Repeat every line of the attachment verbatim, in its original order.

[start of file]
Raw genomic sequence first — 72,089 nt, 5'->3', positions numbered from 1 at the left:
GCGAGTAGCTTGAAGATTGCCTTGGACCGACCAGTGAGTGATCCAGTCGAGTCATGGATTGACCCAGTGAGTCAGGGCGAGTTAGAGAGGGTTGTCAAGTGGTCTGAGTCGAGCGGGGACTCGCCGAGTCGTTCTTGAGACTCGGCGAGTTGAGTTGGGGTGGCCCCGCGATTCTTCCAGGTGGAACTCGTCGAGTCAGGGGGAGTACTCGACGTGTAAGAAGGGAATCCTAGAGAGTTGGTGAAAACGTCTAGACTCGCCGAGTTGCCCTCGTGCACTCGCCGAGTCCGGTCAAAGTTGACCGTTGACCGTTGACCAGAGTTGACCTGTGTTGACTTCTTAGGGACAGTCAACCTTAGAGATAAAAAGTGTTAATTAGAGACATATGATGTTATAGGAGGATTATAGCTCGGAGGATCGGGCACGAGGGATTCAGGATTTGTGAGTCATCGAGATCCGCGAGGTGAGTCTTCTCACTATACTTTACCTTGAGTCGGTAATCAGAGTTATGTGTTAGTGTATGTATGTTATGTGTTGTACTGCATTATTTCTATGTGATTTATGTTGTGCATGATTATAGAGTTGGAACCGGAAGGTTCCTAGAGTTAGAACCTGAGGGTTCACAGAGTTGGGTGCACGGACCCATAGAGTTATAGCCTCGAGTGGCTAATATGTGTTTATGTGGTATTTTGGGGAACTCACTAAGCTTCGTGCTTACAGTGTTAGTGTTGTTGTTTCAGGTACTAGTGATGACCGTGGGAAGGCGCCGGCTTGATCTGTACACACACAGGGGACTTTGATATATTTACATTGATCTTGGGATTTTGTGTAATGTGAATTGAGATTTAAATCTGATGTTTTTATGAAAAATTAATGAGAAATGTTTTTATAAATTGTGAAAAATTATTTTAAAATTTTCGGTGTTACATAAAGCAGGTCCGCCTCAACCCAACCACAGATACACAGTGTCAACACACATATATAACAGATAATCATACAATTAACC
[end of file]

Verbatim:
Raw genomic sequence first — 72,089 nt, 5'->3', positions numbered from 1 at the left:
GCGAGTAGCTTGAAGATTGCCTTGGACCGACCAGTGAGTGATCCAGTCGAGTCATGGATTGACCCAGTGAGTCAGGGCGAGTTAGAGAGGGTTGTCAAGTGGTCTGAGTCGAGCGGGGACTCGCCGAGTCGTTCTTGAGACTCGGCGAGTTGAGTTGGGGTGGCCCCGCGATTCTTCCAGGTGGAACTCGTCGAGTCAGGGGGAGTACTCGACGTGTAAGAAGGGAATCCTAGAGAGTTGGTGAAAACGTCTAGACTCGCCGAGTTGCCCTCGTGCACTCGCCGAGTCCGGTCAAAGTTGACCGTTGACCGTTGACCAGAGTTGACCTGTGTTGACTTCTTAGGGACAGTCAACCTTAGAGATAAAAAGTGTTAATTAGAGACATATGATGTTATAGGAGGATTATAGCTCGGAGGATCGGGCACGAGGGATTCAGGATTTGTGAGTCATCGAGATCCGCGAGGTGAGTCTTCTCACTATACTTTACCTTGAGTCGGTAATCAGAGTTATGTGTTAGTGTATGTATGTTATGTGTTGTACTGCATTATTTCTATGTGATTTATGTTGTGCATGATTATAGAGTTGGAACCGGAAGGTTCCTAGAGTTAGAACCTGAGGGTTCACAGAGTTGGGTGCACGGACCCATAGAGTTATAGCCTCGAGTGGCTAATATGTGTTTATGTGGTATTTTGGGGAACTCACTAAGCTTCGTGCTTACAGTGTTAGTGTTGTTGTTTCAGGTACTAGTGATGACCGTGGGAAGGCGCCGGCTTGATCTGTACACACACAGGGGACTTTGATATATTTACATTGATCTTGGGATTTTGTGTAATGTGAATTGAGATTTAAATCTGATGTTTTTATGAAAAATTAATGAGAAATGTTTTTATAAATTGTGAAAAATTATTTTAAAATTTTCGGTGTTACATAAAGCAGGTCCGCCTCAACCCAACCACAGATACACAGTGTCAACACACATATATAACAGATAATCATACAATTAACC